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Strange Reverses Filibuster Position as Primary Runoff Nears

Alabama Republican will face Roy Moore on Sept. 26

Alabama Sen. Luther Strange changed his position on the Senate’s filibuster rule. (Bill Clark/CQ Roll Call File Photo)
Alabama Sen. Luther Strange changed his position on the Senate’s filibuster rule. (Bill Clark/CQ Roll Call File Photo)

Updated 6 p.m. | Sen. Luther Strange has changed his position on the 60-vote threshold to advance legislation in the Senate, amid a competitive primary contest for the Alabama Republican’s seat. 

Citing conversations with President Donald Trump, Strange announced Tuesday that he wants to eliminate the threshold for ending debate on legislation in the Senate, and that he would send a letter to chamber leaders asking them to lower the threshold to a majority vote. The change puts Strange in agreement with Trump, who has frequently called on GOP Senate leaders to eliminate the high threshold so they could more easily pass legislation.

“While I had hoped that Republicans and Democrats would work together to accomplish the will of the American people, it has become obvious that politics and self-preservation will continue to rule the day,” Strange said in a press release from his Senate office.

Though the announcement came from his congressional office, the change in position will likely come up on the campaign trail. Strange is three weeks away from a primary runoff against Roy Moore, the former chief justice of the Alabama Supreme Court. 

Moore’s campaign chairman, Bill Armistead, called Strange’s decision “a blatant flipflop that career politicians do when they’re in trouble.”

Strange has been backed by allies of Senate Majority Leader Mitch McConnell. He and Moore are locked in a heated race for the GOP nomination. Whoever wins the runoff will face Democratic lawyer Doug Jones in the Dec. 12 general election for the remaining term of former Sen. Jeff Sessions, now the attorney general. (Strange was appointed to the seat in February.)

Inside Elections with Nathan L. Gonzales rates the race Likely Republican.

Moore has the backing of some anti-establishment Republicans, including former White House adviser Steve Bannon. Moore is well-known in the state since he was twice removed from the state Supreme Court — once for defying a federal order to remove a statue of the Ten Commandments from a state courthouse, and again, for directing state judges to not administer same-sex marriage licenses. 

The arcane Senate procedure became an issue in the Alabama GOP primary, with Republican Rep. Mo Brooks pitching the elimination of the 60-vote rule to argue that he would be the best ally for Trump, who is popular in the Yellowhammer State.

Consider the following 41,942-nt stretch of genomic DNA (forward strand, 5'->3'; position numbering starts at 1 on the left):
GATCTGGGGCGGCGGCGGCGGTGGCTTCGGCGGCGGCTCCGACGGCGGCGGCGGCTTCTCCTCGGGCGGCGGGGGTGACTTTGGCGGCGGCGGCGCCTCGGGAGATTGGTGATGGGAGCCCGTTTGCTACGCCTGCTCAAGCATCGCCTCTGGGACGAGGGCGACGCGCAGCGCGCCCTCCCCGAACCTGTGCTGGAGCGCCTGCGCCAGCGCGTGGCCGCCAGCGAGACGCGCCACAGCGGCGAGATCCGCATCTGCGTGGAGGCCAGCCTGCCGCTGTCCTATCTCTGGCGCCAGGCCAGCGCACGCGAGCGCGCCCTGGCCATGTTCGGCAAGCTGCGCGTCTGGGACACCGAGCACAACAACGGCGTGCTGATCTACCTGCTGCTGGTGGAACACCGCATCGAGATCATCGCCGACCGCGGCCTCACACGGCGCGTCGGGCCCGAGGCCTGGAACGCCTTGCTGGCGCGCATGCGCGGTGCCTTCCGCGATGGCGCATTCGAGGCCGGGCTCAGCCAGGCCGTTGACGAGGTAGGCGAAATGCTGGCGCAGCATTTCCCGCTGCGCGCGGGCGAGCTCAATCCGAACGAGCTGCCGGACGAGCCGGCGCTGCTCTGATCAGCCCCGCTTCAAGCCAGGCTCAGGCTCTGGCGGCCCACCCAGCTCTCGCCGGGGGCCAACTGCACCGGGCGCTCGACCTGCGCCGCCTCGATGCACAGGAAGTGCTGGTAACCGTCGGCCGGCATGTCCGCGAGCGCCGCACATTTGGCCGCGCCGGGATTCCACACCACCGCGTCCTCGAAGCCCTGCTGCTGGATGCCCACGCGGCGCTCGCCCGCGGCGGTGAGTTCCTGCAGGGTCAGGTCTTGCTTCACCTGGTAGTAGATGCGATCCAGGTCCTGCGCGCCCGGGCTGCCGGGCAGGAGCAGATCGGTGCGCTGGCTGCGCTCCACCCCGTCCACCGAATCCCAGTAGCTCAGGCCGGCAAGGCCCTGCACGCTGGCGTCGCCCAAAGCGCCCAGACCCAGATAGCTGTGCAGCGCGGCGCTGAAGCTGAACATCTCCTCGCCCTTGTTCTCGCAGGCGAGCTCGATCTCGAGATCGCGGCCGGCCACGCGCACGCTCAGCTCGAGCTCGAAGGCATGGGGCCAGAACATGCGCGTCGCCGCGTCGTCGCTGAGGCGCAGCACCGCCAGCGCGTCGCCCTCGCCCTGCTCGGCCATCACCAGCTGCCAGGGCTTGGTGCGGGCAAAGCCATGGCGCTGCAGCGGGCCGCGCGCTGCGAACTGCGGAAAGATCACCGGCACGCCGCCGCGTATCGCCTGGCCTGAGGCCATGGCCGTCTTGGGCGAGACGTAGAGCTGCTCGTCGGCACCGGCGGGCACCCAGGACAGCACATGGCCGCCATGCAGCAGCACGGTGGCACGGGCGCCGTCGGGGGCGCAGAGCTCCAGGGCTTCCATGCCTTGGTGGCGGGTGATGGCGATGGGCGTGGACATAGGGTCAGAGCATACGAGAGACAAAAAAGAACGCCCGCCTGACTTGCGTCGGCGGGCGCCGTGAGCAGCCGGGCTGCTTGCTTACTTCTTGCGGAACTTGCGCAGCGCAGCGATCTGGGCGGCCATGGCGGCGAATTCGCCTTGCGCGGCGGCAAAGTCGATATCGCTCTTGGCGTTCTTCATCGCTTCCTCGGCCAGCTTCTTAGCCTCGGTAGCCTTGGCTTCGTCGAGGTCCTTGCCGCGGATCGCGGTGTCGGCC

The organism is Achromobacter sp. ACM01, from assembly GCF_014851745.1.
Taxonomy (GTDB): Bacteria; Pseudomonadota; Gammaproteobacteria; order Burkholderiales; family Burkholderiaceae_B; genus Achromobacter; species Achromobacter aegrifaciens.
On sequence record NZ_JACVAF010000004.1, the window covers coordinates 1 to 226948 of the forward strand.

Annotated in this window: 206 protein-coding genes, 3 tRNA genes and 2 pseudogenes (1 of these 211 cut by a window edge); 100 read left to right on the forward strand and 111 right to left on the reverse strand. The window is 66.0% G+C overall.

Brooks did not advance to the primary runoff scheduled for Sept. 26. But his stance prompted Strange to explain his position on the rule to end debate, also known as the filibuster. Strange had previously signed a letter saying he supported the 60-vote threshold for legislation.

Asked at a candidate forum last month about his plan to remove the threshold, Strange said, “Let’s be careful when we look at that.”

“The problem we have is we don’t have 50 Republican senators,” he said, suggesting that even if the threshold was lowered to 50, the GOP might still not be able to pass major legislation. He also said that without the 60-vote threshold, Democrats would also be able make significant policy changes if they take control of the Senate.

Moore supports eliminating the 60-vote threshold to end debate. He said in an interview in August that the rule keeps Congress from voting on difficult pieces of legislation. He also said there is no provision in the Constitution that requires the procedure.

“I think they want to keep it to hide, so they don’t have to vote on anything. That’s what I think,” Moore said. “I don’t care if it’s a liberal majority or a conservative majority, we’ve got to get back to the rule. It’s killing us.”

However, Strange’s campaign sent out a release Tuesday morning highlighting Moore’s previous position on the 60-vote threshold to end debate on a Supreme Court nomination.

Eleven months ago, Moore was asked on the radio show “Here I Stand,” if the Senate should lower the threshold to end debate on the next Supreme Court justice. The former judge said, “I think they should keep the framework they’ve got.”

But Moore’s campaign pointed out in a statement that “all conservatives opposed doing away with the filibuster” at the time. 

Senate Republicans, including Strange, eventually decided to lower that threshold to allow Justice Neil Gorsuch’s nomination to the Supreme Court to move forward.

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